American Sniper and A Most Violent Year are not really in my sites at the moment, but are here for their pedigree (AS) and for their big win/possible passion/timing (AMVY). Still, I’m not predicting them right now.
Foxcatcher should have performed better, especially after the Cannes success, but maybe it is too cold. Wild has only 1 nomination for BP, but it is a recent one, and because of the success of Dallas Buyers Club last year, I’m holding onto a possible surprise BP nom here. I’m not counting on it, but I’m flirting with the possibility. Mr. Turner has landed a few nods, and it’s poised to perform well at BAFTA, but for now I’m thinking the passion may not be strong enough to break in here, especially when the film has been called a tad…dull.
That leaves us four films in two groups. We have the surprising indie films that are making a late play for a spot, and we have the big studio films that looked like frontrunners on paper that haven’t performed as strongly as expected but could make it in based on hype and prestige alone. I’m thinking we’ll have one of each, or at least that’s what I’m going to predict for now.
First, let’s look at our big studio pushes, since they always seem to have the easier time in these situations. Unbroken, at least here on this site, has been touted as the Best Picture frontrunner all year. I was wrong. The reviews were punishing, the performance was dismal, the possibility of an Oscar win is non-existent. Still, this is the type of film that can easily score that filler nod in an expanded field. Then we have Into the Woods, which was also expected to do well and yet missed with SAG (how does that happen) and really isn’t said to be that incredible. Good, yes, but not great. Unbroken has a more compelling, Oscary story, and has the combination of AFI, BFCA and NBR, so I’m going that route for now.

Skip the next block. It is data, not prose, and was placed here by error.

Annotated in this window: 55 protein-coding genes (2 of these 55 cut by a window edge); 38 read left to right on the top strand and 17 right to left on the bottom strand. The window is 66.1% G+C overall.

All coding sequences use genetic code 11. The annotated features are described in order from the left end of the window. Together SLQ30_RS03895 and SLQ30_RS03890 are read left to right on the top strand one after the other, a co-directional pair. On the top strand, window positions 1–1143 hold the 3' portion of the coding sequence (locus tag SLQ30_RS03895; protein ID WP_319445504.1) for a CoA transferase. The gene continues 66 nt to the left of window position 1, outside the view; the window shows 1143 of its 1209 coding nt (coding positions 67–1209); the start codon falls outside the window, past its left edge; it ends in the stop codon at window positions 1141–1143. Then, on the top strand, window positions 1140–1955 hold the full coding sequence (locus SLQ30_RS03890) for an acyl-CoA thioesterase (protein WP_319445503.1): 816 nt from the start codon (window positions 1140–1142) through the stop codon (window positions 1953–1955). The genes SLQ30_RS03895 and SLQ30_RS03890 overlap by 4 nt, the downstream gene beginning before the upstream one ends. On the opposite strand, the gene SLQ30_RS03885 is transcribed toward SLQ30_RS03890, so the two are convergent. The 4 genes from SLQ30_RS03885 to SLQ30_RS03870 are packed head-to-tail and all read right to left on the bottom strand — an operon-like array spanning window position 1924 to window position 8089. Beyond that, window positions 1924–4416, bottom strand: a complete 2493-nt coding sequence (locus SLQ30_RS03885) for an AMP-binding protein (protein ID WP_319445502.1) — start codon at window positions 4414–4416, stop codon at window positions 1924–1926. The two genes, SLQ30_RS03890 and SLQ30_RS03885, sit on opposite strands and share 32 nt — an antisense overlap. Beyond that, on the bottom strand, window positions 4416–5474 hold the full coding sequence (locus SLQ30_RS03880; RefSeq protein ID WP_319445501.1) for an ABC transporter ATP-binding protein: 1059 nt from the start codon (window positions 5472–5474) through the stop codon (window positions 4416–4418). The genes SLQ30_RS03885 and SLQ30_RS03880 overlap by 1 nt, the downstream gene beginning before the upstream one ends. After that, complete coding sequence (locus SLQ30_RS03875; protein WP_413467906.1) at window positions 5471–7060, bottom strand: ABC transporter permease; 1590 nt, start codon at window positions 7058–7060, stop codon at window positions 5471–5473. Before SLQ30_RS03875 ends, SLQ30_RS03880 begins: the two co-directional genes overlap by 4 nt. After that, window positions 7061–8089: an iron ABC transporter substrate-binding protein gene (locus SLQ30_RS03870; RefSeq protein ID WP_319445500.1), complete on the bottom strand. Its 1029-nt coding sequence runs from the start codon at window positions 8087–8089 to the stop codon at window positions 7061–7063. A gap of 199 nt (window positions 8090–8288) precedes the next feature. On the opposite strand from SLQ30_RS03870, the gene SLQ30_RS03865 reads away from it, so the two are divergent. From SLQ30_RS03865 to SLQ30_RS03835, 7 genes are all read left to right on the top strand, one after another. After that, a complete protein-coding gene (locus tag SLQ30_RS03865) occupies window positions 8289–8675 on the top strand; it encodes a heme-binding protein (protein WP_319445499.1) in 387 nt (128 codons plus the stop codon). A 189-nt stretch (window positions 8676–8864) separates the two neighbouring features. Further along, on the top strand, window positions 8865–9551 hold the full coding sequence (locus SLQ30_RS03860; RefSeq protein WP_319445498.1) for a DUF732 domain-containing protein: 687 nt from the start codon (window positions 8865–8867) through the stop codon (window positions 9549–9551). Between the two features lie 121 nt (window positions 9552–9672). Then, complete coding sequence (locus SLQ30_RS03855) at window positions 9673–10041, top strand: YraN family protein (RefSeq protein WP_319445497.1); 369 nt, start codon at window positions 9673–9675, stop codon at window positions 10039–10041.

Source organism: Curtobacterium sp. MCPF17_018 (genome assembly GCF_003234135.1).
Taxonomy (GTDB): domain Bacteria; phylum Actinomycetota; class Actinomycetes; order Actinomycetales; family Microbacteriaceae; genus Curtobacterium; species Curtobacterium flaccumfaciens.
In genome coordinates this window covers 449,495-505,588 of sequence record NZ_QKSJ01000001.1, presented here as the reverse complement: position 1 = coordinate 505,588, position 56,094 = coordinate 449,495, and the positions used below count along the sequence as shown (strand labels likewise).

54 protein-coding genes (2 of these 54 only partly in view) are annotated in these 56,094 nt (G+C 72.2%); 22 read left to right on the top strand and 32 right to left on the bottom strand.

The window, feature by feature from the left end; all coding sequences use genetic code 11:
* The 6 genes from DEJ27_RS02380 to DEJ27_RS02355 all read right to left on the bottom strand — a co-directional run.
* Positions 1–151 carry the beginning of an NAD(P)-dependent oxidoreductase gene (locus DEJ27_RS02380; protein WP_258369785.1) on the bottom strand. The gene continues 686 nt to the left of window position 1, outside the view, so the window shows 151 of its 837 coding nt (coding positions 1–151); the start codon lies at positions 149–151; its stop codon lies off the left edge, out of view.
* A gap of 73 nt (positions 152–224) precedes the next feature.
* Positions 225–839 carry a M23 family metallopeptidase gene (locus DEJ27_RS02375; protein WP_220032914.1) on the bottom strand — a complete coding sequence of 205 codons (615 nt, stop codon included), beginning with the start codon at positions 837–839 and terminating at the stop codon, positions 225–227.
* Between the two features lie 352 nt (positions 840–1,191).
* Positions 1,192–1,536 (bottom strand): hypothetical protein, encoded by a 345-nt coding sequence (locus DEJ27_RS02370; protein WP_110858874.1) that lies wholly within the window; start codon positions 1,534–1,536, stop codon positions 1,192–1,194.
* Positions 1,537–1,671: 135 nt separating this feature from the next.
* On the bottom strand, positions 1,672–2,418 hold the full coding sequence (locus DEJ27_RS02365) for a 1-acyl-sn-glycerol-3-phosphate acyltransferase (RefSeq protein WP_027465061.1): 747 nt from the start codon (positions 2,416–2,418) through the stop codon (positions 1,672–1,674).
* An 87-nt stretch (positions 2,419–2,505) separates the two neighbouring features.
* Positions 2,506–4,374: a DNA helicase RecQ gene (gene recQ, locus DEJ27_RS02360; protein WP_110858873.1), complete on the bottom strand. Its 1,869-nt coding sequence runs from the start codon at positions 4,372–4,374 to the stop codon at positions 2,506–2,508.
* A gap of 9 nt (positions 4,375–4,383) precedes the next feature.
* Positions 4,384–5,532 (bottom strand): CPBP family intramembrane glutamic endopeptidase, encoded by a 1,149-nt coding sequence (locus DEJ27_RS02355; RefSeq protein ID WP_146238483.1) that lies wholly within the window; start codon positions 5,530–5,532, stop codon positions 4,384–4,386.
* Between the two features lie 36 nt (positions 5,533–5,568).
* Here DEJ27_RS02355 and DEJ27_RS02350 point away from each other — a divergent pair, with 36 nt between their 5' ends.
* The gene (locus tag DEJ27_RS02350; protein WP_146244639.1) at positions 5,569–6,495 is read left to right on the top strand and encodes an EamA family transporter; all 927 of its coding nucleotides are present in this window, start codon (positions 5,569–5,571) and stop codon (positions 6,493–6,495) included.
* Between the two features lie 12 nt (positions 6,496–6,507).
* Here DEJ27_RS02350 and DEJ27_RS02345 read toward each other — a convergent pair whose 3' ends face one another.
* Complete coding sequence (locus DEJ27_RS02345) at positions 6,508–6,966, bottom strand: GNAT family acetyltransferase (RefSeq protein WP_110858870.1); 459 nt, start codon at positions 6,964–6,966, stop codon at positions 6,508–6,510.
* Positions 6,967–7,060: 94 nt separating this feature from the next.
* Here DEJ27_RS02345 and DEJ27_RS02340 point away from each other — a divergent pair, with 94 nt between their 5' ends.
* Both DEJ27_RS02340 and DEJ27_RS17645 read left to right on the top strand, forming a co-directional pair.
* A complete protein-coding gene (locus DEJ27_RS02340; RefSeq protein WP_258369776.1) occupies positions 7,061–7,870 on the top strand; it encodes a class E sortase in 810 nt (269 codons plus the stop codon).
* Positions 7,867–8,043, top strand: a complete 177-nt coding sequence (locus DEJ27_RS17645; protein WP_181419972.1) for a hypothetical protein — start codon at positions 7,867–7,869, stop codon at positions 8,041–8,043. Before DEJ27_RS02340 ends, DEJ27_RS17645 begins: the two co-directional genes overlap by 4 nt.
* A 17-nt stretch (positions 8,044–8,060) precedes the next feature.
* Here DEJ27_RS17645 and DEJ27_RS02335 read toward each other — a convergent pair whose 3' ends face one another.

And lastly, we come to Inherent Vice and Nightcrawler. Nightcrawler has been doing surprisingly well, racking up 7 mentions and 2 win and even hitting AFI, NBR and BFCA. Still, this feels so un-Oscary. I haven’t seen it, granted, but it just feels like one of those films that never makes it into the Best Picture lineup. Inherent Vice also has a less Oscary feel, but it has an Oscar nominee at the helm, and all of Anderson’s films (with the exception of his first film) have landed on Oscar’s radar in some way, shape or form. This is also where timing is a factor, since Inherent Vice has just been seen and so it is really now that it matters, and this is the type of film (Nightcrawler is also, to be honest) that could instill a rush of passion, but where this has the upper hand over Nightcrawler is that this passion would be sudden, and recent.
10. Inherent Vice
|I did NOT see this coming!|